ANTRIM – The Planning Board voted 4-3 Thursday to not recommend a petition warrant article calling for a zoning amendment to allow the construction of commercial wind farms.
The 11-page ordinance written in part by wind farm developer Antrim Wind Energy will appear on the voting ballot in March, after 42 registered voters signed the petition. The article needs a majority vote to pass, according to Diane Chauncey, secretary for the Planning Board.
Thursday’ meeting was a continuation of a public hearing on the petitioned zoning amendment held on Jan. 16. The board received 12 letters from residents weighing in on the petition, with only one writing about wind energy in a favorable light.
Since the proposed ordinance was not written by the Planning Board, the purpose of Thursday’s meeting was to decide if, as board member Martha Pinello explained, “this is an appropriate land use ordinance that we should recommend.”
The ordinance would allow for the future development of commercial wind farms in the highway business district and the rural conservation district, according to the petition. These districts include Tuttle Hill and Willard Mountain which is the same location where Antrim Wind Energy previously wanted to construct a 10-turbine commercial wind farm.
Planning Board Vice Chair Charles Levesque and alternate board member Janet McEwen both read off lists of concerns they had regarding the ordinance and other board members either brought up additional points of discussion or commented on the worries of others. There were no defining points the board was against or in favor of.
While going through his list of concerns, Levesque addressed the two districts in question with this ordinance. He said the purpose of the rural conservation district is to protect the mountain area of the town. The town has 11 mountains and hills within its rural conservation district, including Tuttle Hill and Willard Mountain. Levesque said the proposed ordinance does not amend the purpose of this district in a way that would allow the construction of wind farms.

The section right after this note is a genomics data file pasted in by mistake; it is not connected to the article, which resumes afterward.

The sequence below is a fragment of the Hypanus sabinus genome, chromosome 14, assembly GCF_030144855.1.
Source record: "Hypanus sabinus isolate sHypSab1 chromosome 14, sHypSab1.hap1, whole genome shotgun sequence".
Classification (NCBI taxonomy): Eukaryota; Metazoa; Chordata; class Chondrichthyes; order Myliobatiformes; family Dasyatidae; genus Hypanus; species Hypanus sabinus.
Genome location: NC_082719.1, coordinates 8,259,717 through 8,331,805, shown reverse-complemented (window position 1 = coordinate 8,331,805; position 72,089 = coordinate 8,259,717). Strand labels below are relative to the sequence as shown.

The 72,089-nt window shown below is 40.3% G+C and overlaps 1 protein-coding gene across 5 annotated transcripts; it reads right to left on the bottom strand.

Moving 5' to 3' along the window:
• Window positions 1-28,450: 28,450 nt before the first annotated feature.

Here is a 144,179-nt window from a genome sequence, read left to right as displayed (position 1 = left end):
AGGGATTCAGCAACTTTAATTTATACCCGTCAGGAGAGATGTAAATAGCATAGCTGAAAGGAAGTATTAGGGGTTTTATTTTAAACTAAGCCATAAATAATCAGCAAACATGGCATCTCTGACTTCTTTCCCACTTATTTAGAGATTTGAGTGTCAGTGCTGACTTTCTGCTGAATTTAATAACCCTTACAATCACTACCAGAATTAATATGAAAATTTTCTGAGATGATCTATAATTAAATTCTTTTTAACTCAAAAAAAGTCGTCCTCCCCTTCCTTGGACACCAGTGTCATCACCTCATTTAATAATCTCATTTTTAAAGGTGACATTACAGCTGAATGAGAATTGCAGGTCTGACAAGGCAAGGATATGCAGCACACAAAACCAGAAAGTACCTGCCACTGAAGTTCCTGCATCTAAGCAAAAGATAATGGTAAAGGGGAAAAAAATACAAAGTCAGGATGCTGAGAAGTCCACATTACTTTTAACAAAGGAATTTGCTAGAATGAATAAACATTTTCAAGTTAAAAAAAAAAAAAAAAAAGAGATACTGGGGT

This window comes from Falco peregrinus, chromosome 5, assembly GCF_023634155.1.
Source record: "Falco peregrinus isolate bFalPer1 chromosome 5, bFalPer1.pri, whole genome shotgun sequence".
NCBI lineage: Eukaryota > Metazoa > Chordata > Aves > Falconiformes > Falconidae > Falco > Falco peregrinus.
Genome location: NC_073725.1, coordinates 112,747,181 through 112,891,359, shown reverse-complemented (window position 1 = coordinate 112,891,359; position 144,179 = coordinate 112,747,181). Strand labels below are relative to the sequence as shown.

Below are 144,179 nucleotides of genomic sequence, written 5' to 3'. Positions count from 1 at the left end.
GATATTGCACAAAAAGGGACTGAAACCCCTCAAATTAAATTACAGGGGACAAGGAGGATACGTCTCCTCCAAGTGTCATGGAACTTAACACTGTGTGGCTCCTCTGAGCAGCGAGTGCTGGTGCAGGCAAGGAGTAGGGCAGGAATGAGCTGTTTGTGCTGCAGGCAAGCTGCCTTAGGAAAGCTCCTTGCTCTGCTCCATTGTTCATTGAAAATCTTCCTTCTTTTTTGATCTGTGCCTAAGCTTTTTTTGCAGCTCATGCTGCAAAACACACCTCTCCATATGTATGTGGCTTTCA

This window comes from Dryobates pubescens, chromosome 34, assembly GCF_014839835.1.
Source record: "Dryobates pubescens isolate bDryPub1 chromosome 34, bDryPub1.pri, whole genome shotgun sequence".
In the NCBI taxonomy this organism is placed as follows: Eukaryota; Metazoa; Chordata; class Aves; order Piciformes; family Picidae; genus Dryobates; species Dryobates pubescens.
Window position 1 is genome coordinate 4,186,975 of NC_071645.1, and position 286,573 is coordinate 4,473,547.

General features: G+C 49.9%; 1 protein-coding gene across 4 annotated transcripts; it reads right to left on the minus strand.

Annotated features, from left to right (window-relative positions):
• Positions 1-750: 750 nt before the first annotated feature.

He also said the proposed ordinance doesn’t have any wording on aesthetics. “It says it does address these things but it doesn’t.”
When the State Evaluation Committee voted down an application from Antrim Wind in February of 2013, to construct a 10-turbine commercial wind farm on Tuttle Hill and Willard Mountain that committee’s main reason for voting down the application was over concerns of visual impact of a future wind farm project.
“I think that some people feel that if they can see [wind turbines] then that’s visual impact, and I don’t think that’s fair,” Board member Gordon Webber said at the meeting.
The board discussed how the ordinance does not identify what is visual impact nor how wind farms could avoid impacting the town’s aesthetic value.
The new petition ordinance would limit wind farm noise to 50 decibels during the daytime and 45 decibels at night, or 5 decibels above normal ambient sound, whichever is greater. The maximum height of turbines is limited to 500 feet.
Proposed setbacks are 2,200 feet from occupied buildings and 1.1 times the turbine height from property lines, and 1.5 times the turbine height from public roads. This part of the ordinance was a concern for some board members since, Levesque said at the meeting, in recent weeks a wind turbine in Pennsylvania fell a distance more than 1.1 times the height of the tower. He said that if the tower had fallen in Antrim, it would have definitely crossed property lines.
Board members in favor of recommending the proposed ordinance included Chris Condon, Gordon Webber and Steve MacDonald. Those not in favor included Jesse Lazar, Charles Levesque, Martha Pinello and Sarah Vanderwende.
Board members referred to state statutes at the meeting regarding Planning Board recommendations and, because this ordinance is being proposed by town residents and not the Planning Board, the statement that will appear under the article question on the ballot will state, “The Planning Board does not approve the zoning ordinance amendment.”
Following the meeting, Pete Burwen of Antrim said he thought it was a good decision to disapprove the amendment.
“We need to make sure this doesn’t turn into a pro-wind, anti-wind discussion. Because it’s not about that, it’s about the ordinance,” Burwen said. At least, he said, this tells the voters, the board is not behind this.
“I think the Planning Board has the best interest of the town and the land and the people,” said Peter Moore of Antrim following the meeting. “I concur that this is not a sound petition warrant article.”
Moore said Antrim Wind may soon start distributing flyers around town to convince residents otherwise with the positives of wind. He said the company did this last time there was a vote regarding a proposed zoning ordinance.
Cindy Crockett of Antrim, who attended the public hearing on Jan. 16, said in an interview Monday, “I think that what’s important to recognize is that we didn’t hear from a large portion of the town. … “I’d like to just encourage everyone to be at any town voting and Town Meeting, and to be informed.”
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